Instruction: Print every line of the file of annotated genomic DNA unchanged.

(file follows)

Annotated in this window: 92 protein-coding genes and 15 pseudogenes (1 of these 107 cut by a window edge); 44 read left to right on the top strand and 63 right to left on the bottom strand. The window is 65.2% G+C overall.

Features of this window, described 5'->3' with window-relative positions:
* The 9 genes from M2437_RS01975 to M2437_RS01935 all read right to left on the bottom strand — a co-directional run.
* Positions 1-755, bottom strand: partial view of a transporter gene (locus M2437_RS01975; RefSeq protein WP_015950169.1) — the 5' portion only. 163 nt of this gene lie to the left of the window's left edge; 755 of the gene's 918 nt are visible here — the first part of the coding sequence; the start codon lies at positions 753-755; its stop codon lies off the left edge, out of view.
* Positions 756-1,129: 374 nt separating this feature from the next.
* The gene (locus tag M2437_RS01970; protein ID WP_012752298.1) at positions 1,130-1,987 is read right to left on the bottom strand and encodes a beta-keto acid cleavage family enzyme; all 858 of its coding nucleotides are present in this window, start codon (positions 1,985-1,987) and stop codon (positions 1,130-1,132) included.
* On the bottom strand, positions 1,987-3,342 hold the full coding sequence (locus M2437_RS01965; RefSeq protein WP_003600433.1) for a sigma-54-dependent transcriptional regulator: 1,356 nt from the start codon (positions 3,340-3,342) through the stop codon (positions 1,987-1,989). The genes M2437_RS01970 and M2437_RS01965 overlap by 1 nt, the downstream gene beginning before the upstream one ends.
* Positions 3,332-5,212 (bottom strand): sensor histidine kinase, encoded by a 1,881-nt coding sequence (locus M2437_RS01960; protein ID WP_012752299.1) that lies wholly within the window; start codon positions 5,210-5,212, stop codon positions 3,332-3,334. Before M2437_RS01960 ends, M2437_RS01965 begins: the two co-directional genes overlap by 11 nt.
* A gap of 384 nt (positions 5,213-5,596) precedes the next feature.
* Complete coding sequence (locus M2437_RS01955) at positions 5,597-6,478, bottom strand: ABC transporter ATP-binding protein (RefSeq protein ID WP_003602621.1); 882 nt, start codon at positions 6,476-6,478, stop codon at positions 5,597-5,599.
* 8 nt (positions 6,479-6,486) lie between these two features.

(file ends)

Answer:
Annotated in this window: 92 protein-coding genes and 15 pseudogenes (1 of these 107 cut by a window edge); 44 read left to right on the top strand and 63 right to left on the bottom strand. The window is 65.2% G+C overall.

Features of this window, described 5'->3' with window-relative positions:
* The 9 genes from M2437_RS01975 to M2437_RS01935 all read right to left on the bottom strand — a co-directional run.
* Positions 1-755, bottom strand: partial view of a transporter gene (locus M2437_RS01975; RefSeq protein WP_015950169.1) — the 5' portion only. 163 nt of this gene lie to the left of the window's left edge; 755 of the gene's 918 nt are visible here — the first part of the coding sequence; the start codon lies at positions 753-755; its stop codon lies off the left edge, out of view.
* Positions 756-1,129: 374 nt separating this feature from the next.
* The gene (locus tag M2437_RS01970; protein ID WP_012752298.1) at positions 1,130-1,987 is read right to left on the bottom strand and encodes a beta-keto acid cleavage family enzyme; all 858 of its coding nucleotides are present in this window, start codon (positions 1,985-1,987) and stop codon (positions 1,130-1,132) included.
* On the bottom strand, positions 1,987-3,342 hold the full coding sequence (locus M2437_RS01965; RefSeq protein WP_003600433.1) for a sigma-54-dependent transcriptional regulator: 1,356 nt from the start codon (positions 3,340-3,342) through the stop codon (positions 1,987-1,989). The genes M2437_RS01970 and M2437_RS01965 overlap by 1 nt, the downstream gene beginning before the upstream one ends.
* Positions 3,332-5,212 (bottom strand): sensor histidine kinase, encoded by a 1,881-nt coding sequence (locus M2437_RS01960; protein ID WP_012752299.1) that lies wholly within the window; start codon positions 5,210-5,212, stop codon positions 3,332-3,334. Before M2437_RS01960 ends, M2437_RS01965 begins: the two co-directional genes overlap by 11 nt.
* A gap of 384 nt (positions 5,213-5,596) precedes the next feature.
* Complete coding sequence (locus M2437_RS01955) at positions 5,597-6,478, bottom strand: ABC transporter ATP-binding protein (RefSeq protein ID WP_003602621.1); 882 nt, start codon at positions 6,476-6,478, stop codon at positions 5,597-5,599.
* 8 nt (positions 6,479-6,486) lie between these two features.